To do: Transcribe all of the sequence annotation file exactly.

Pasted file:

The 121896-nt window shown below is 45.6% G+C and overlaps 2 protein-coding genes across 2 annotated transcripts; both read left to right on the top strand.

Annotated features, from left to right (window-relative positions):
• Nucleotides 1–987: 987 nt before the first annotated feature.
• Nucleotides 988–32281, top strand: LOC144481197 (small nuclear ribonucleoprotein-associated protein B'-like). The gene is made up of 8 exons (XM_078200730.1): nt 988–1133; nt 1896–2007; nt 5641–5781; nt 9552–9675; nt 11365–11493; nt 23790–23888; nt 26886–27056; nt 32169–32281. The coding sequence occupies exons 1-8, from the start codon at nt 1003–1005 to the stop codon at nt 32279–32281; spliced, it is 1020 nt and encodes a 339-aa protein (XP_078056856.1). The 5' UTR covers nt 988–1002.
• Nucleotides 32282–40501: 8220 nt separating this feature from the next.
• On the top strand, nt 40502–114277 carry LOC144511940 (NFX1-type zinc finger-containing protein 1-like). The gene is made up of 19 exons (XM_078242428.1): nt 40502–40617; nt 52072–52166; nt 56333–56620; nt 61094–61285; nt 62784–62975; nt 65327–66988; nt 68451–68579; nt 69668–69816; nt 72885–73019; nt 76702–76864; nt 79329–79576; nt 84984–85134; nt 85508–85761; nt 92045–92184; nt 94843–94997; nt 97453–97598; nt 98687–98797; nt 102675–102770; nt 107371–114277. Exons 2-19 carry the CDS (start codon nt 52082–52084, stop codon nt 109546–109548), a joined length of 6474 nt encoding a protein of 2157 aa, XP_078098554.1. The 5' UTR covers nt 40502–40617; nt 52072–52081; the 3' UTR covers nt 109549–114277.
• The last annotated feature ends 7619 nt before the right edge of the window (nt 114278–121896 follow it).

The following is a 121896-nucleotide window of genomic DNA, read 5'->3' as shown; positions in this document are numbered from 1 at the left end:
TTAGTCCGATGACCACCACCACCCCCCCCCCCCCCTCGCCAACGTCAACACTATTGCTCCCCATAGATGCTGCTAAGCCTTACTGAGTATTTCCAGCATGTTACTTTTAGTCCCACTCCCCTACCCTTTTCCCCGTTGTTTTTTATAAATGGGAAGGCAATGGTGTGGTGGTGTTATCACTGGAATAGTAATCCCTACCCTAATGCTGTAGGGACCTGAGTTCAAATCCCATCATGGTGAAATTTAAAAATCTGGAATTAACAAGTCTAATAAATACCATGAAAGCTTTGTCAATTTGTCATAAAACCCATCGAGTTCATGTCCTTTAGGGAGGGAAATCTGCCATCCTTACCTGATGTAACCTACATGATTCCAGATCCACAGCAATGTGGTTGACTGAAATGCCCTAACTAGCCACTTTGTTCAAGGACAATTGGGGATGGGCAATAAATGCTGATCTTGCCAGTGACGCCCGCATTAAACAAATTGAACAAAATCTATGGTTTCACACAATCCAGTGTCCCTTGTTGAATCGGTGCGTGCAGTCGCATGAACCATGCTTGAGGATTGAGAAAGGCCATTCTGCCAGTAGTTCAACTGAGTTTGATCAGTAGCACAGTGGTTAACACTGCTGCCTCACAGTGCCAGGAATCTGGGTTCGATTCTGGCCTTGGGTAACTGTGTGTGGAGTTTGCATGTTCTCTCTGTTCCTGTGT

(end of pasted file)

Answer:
The 121896-nt window shown below is 45.6% G+C and overlaps 2 protein-coding genes across 2 annotated transcripts; both read left to right on the top strand.

Annotated features, from left to right (window-relative positions):
• Nucleotides 1–987: 987 nt before the first annotated feature.
• Nucleotides 988–32281, top strand: LOC144481197 (small nuclear ribonucleoprotein-associated protein B'-like). The gene is made up of 8 exons (XM_078200730.1): nt 988–1133; nt 1896–2007; nt 5641–5781; nt 9552–9675; nt 11365–11493; nt 23790–23888; nt 26886–27056; nt 32169–32281. The coding sequence occupies exons 1-8, from the start codon at nt 1003–1005 to the stop codon at nt 32279–32281; spliced, it is 1020 nt and encodes a 339-aa protein (XP_078056856.1). The 5' UTR covers nt 988–1002.
• Nucleotides 32282–40501: 8220 nt separating this feature from the next.
• On the top strand, nt 40502–114277 carry LOC144511940 (NFX1-type zinc finger-containing protein 1-like). The gene is made up of 19 exons (XM_078242428.1): nt 40502–40617; nt 52072–52166; nt 56333–56620; nt 61094–61285; nt 62784–62975; nt 65327–66988; nt 68451–68579; nt 69668–69816; nt 72885–73019; nt 76702–76864; nt 79329–79576; nt 84984–85134; nt 85508–85761; nt 92045–92184; nt 94843–94997; nt 97453–97598; nt 98687–98797; nt 102675–102770; nt 107371–114277. Exons 2-19 carry the CDS (start codon nt 52082–52084, stop codon nt 109546–109548), a joined length of 6474 nt encoding a protein of 2157 aa, XP_078098554.1. The 5' UTR covers nt 40502–40617; nt 52072–52081; the 3' UTR covers nt 109549–114277.
• The last annotated feature ends 7619 nt before the right edge of the window (nt 114278–121896 follow it).

The following is a 121896-nucleotide window of genomic DNA, read 5'->3' as shown; positions in this document are numbered from 1 at the left end:
TTAGTCCGATGACCACCACCACCCCCCCCCCCCCCTCGCCAACGTCAACACTATTGCTCCCCATAGATGCTGCTAAGCCTTACTGAGTATTTCCAGCATGTTACTTTTAGTCCCACTCCCCTACCCTTTTCCCCGTTGTTTTTTATAAATGGGAAGGCAATGGTGTGGTGGTGTTATCACTGGAATAGTAATCCCTACCCTAATGCTGTAGGGACCTGAGTTCAAATCCCATCATGGTGAAATTTAAAAATCTGGAATTAACAAGTCTAATAAATACCATGAAAGCTTTGTCAATTTGTCATAAAACCCATCGAGTTCATGTCCTTTAGGGAGGGAAATCTGCCATCCTTACCTGATGTAACCTACATGATTCCAGATCCACAGCAATGTGGTTGACTGAAATGCCCTAACTAGCCACTTTGTTCAAGGACAATTGGGGATGGGCAATAAATGCTGATCTTGCCAGTGACGCCCGCATTAAACAAATTGAACAAAATCTATGGTTTCACACAATCCAGTGTCCCTTGTTGAATCGGTGCGTGCAGTCGCATGAACCATGCTTGAGGATTGAGAAAGGCCATTCTGCCAGTAGTTCAACTGAGTTTGATCAGTAGCACAGTGGTTAACACTGCTGCCTCACAGTGCCAGGAATCTGGGTTCGATTCTGGCCTTGGGTAACTGTGTGTGGAGTTTGCATGTTCTCTCTGTTCCTGTGT